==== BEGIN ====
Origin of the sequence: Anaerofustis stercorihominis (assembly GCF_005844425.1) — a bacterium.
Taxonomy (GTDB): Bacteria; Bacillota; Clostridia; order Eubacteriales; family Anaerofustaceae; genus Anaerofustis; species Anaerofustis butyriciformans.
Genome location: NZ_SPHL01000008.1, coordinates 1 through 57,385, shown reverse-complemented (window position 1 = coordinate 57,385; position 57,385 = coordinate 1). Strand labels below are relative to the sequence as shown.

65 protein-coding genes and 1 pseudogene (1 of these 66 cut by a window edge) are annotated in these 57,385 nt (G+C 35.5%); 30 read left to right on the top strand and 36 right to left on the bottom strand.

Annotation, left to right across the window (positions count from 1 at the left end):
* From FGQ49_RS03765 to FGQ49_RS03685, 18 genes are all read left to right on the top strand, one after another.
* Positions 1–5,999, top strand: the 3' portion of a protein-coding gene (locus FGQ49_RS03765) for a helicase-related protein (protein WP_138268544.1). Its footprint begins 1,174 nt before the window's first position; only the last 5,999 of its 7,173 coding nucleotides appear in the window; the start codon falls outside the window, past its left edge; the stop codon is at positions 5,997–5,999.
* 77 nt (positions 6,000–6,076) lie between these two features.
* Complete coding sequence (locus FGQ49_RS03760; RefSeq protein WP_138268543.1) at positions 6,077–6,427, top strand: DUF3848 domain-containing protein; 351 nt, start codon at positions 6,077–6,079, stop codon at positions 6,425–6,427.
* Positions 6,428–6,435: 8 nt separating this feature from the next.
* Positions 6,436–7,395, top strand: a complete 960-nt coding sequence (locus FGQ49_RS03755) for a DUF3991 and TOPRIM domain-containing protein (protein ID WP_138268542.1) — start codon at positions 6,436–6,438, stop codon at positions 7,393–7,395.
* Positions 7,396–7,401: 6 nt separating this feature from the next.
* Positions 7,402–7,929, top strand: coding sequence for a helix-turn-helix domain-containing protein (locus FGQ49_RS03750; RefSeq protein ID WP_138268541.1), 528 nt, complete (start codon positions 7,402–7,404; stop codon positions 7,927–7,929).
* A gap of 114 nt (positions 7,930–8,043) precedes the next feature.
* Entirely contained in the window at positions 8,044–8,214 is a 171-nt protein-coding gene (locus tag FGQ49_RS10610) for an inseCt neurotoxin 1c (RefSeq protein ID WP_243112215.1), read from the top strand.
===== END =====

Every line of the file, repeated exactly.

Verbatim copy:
Origin of the sequence: Anaerofustis stercorihominis (assembly GCF_005844425.1) — a bacterium.
Taxonomy (GTDB): Bacteria; Bacillota; Clostridia; order Eubacteriales; family Anaerofustaceae; genus Anaerofustis; species Anaerofustis butyriciformans.
Genome location: NZ_SPHL01000008.1, coordinates 1 through 57,385, shown reverse-complemented (window position 1 = coordinate 57,385; position 57,385 = coordinate 1). Strand labels below are relative to the sequence as shown.

65 protein-coding genes and 1 pseudogene (1 of these 66 cut by a window edge) are annotated in these 57,385 nt (G+C 35.5%); 30 read left to right on the top strand and 36 right to left on the bottom strand.

Annotation, left to right across the window (positions count from 1 at the left end):
* From FGQ49_RS03765 to FGQ49_RS03685, 18 genes are all read left to right on the top strand, one after another.
* Positions 1–5,999, top strand: the 3' portion of a protein-coding gene (locus FGQ49_RS03765) for a helicase-related protein (protein WP_138268544.1). Its footprint begins 1,174 nt before the window's first position; only the last 5,999 of its 7,173 coding nucleotides appear in the window; the start codon falls outside the window, past its left edge; the stop codon is at positions 5,997–5,999.
* 77 nt (positions 6,000–6,076) lie between these two features.
* Complete coding sequence (locus FGQ49_RS03760; RefSeq protein WP_138268543.1) at positions 6,077–6,427, top strand: DUF3848 domain-containing protein; 351 nt, start codon at positions 6,077–6,079, stop codon at positions 6,425–6,427.
* Positions 6,428–6,435: 8 nt separating this feature from the next.
* Positions 6,436–7,395, top strand: a complete 960-nt coding sequence (locus FGQ49_RS03755) for a DUF3991 and TOPRIM domain-containing protein (protein ID WP_138268542.1) — start codon at positions 6,436–6,438, stop codon at positions 7,393–7,395.
* Positions 7,396–7,401: 6 nt separating this feature from the next.
* Positions 7,402–7,929, top strand: coding sequence for a helix-turn-helix domain-containing protein (locus FGQ49_RS03750; RefSeq protein ID WP_138268541.1), 528 nt, complete (start codon positions 7,402–7,404; stop codon positions 7,927–7,929).
* A gap of 114 nt (positions 7,930–8,043) precedes the next feature.
* Entirely contained in the window at positions 8,044–8,214 is a 171-nt protein-coding gene (locus tag FGQ49_RS10610) for an inseCt neurotoxin 1c (RefSeq protein ID WP_243112215.1), read from the top strand.